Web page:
At that time, I was working for one of these technology companies that had already been awarded several tenders in the field of the program. In 2017, seeing that the fight for talent continued and that I knew a group of engineers with extensive experience in the sector, we decided to offer our development services from Seville to the United Kingdom. We started with a small team of six people and a close collaboration with the University of Seville. Little by little, our client offered us more and more projects, and we progressively grew the company. Today Woodswallow has over fifty employees and we have developed products for markets around the world.
The other issue that motivates this conversation is the need for a sustainable future. I assume you are familiar with the SDGs of the 2030 Agenda. What is your company’s contribution to the commitment to sustainability? What kind of actions or policies do you carry out?
Our activity is mainly developed around the objectives of the 2030 Agenda, such as Health and Well-being, Clean Water and Sanitation, Affordable and Non-polluting Energy, Industry, Innovation and Infrastructure, Decent Work and Economic Growth, Sustainable Cities and Communities, and Action for the weather. At Woodswallow we are convinced that every company must carry out its activities always having the contribution to society as the ultimate meaning and justification. Our firm commitment is to exercise this social function through two fronts. On the one hand, to contribute to the creation of local and quality employment, and on the other by spreading the importance of efficient and responsible energy management and the technologies that make it possible.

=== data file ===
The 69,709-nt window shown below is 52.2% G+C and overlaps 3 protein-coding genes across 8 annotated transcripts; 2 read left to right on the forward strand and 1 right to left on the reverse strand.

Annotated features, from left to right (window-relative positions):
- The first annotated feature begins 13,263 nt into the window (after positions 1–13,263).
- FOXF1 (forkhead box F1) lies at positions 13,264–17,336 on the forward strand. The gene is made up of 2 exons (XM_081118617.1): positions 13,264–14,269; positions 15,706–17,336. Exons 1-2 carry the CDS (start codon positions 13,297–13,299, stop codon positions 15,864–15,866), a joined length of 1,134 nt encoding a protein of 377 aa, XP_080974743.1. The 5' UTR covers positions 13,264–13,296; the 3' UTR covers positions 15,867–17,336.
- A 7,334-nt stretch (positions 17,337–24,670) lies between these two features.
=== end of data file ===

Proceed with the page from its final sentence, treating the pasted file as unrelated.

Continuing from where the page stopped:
Apart from aligning our business activity with the 2030 Agenda, we have ongoing actions to internally enact the values behind these goals. It goes without saying that equality has been in place since the founding of Woodswallow. The company carries out regular actions to reinforce the importance of the objectives, such as, for example, the recent adherence to the Smart Mobility Cartuja challenge, internal communications on daily energy saving measures, internal training on the operation of the energy market and the importance of its sustainability or simple actions such as the change in the office from coffee in capsules to coffee beans.
«At Woodswallow we are convinced that every company must carry out its activities always having the contribution to society as the ultimate meaning and justification. »
With less than eight years to go until the deadline for achieving the SDGs, there are still companies that skip parameters such as respect for the environment, equality, contracts that respect the rights of workers… And that is only in Spain. Right now, new generations of entrepreneurs are being formed who will have to decide on the ethics of their future companies. What do you advise them in terms of sustainability and what would you advise against completely?
My advice to the new generations of entrepreneurs would be double. On the one hand, that they acquire knowledge about sustainability. The task of the entrepreneur is difficult and there are many aspects that must be managed, from corporate strategy to people and economic management, business development, marketing and communication… I believe that a good entrepreneur must have varied knowledge, and the sustainability should be no exception. On the other hand, I would recommend that they keep sustainability in mind from the beginning and take it into account when defining corporate values. Although it is never too late to incorporate them, everything that is done from the beginning will be more ingrained in the culture of the company.
Regarding what I would advise against them completely: to think that sustainability is not a priority or that it does not add value to the company and leave it aside or for later. I don’t think that’s correct. Many studies show the greatest success of companies where sustainability is deeply embedded in their corporate culture. I believe that not prioritizing sustainability is not only irresponsible from an ethical point of view, but also from the point of view of business results.